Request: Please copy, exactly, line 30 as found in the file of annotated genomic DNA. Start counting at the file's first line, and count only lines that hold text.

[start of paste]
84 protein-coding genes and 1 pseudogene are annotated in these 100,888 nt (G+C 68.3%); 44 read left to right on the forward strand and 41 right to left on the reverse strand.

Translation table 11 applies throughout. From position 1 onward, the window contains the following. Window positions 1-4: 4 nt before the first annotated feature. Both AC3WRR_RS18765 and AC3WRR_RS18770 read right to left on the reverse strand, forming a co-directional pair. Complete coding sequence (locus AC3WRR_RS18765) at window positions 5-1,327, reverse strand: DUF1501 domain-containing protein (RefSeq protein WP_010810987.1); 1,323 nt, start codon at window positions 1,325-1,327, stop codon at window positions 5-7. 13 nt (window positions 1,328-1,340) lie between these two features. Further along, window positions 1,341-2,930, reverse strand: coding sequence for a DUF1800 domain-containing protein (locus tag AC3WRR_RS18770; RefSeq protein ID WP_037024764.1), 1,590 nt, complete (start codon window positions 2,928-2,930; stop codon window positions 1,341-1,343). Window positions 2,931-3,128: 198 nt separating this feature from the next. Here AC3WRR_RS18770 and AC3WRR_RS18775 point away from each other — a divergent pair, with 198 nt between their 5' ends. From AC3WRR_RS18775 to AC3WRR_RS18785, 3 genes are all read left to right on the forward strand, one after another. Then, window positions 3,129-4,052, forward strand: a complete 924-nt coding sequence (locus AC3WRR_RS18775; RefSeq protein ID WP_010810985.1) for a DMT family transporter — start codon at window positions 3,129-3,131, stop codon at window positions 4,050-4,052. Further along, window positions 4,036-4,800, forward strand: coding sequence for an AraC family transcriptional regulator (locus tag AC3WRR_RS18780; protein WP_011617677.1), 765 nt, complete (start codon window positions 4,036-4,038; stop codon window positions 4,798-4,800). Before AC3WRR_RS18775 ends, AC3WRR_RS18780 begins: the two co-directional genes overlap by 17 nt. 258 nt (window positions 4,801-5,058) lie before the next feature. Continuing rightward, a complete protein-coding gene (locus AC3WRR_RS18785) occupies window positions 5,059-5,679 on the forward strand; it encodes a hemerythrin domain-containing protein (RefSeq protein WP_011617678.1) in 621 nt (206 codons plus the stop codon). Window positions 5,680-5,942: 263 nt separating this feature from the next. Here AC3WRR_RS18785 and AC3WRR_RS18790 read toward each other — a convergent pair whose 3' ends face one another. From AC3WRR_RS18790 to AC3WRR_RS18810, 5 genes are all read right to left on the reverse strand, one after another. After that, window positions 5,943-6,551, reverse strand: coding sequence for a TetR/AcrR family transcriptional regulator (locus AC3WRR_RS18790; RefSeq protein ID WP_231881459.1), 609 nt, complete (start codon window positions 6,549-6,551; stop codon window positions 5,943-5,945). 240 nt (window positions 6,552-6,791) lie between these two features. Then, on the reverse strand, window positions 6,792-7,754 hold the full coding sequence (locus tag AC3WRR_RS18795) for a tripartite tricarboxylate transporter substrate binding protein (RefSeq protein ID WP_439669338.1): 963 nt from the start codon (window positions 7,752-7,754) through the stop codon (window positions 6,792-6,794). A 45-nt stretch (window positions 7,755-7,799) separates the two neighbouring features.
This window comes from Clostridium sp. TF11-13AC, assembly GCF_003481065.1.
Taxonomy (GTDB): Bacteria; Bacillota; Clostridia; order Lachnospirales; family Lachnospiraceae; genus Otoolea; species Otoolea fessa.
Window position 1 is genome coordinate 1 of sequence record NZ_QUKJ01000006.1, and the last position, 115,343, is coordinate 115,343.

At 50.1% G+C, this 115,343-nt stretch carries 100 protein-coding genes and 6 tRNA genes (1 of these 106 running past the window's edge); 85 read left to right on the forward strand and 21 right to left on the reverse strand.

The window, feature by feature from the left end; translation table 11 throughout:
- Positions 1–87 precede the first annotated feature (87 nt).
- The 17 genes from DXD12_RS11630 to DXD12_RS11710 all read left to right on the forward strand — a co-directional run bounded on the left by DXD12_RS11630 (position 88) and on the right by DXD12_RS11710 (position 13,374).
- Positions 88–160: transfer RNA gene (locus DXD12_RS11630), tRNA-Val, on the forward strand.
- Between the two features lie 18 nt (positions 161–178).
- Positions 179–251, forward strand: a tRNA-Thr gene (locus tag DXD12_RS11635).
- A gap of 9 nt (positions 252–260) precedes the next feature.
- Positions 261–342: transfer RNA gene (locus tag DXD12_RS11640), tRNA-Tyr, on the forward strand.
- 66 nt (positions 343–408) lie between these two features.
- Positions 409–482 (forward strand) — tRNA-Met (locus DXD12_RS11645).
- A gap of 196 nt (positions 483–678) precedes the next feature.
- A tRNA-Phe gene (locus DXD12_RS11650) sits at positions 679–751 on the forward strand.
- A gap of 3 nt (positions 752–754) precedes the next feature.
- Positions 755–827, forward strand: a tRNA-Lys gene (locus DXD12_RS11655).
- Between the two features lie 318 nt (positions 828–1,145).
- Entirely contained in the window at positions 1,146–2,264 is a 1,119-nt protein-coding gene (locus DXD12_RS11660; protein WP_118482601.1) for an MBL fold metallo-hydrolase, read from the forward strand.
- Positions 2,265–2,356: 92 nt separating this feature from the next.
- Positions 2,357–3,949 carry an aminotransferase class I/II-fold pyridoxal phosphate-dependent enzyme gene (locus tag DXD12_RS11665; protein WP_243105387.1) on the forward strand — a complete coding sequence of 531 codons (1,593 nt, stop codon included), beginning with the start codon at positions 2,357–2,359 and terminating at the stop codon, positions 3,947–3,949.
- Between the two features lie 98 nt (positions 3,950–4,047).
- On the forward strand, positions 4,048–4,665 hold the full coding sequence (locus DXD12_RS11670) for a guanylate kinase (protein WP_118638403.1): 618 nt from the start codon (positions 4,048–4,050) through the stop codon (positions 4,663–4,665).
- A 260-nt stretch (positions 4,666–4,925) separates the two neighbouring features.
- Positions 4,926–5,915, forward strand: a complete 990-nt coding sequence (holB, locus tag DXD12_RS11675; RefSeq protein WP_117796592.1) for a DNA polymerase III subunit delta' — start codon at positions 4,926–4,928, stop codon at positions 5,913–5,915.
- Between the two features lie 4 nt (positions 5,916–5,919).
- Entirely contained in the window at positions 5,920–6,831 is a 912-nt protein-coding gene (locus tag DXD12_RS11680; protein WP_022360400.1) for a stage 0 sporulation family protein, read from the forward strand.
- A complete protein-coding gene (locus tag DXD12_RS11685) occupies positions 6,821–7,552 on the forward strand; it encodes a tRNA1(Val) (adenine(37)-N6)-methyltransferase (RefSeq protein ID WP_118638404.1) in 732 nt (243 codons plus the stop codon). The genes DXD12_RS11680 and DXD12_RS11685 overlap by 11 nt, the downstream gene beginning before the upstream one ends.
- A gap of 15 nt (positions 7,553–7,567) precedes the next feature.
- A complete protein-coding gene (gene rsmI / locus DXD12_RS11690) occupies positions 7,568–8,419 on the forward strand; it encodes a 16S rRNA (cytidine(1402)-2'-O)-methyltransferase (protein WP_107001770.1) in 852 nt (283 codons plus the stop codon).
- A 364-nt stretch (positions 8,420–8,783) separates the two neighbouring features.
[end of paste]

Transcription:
- Entirely contained in the window at positions 5,920–6,831 is a 912-nt protein-coding gene (locus tag DXD12_RS11680; protein WP_022360400.1) for a stage 0 sporulation family protein, read from the forward strand.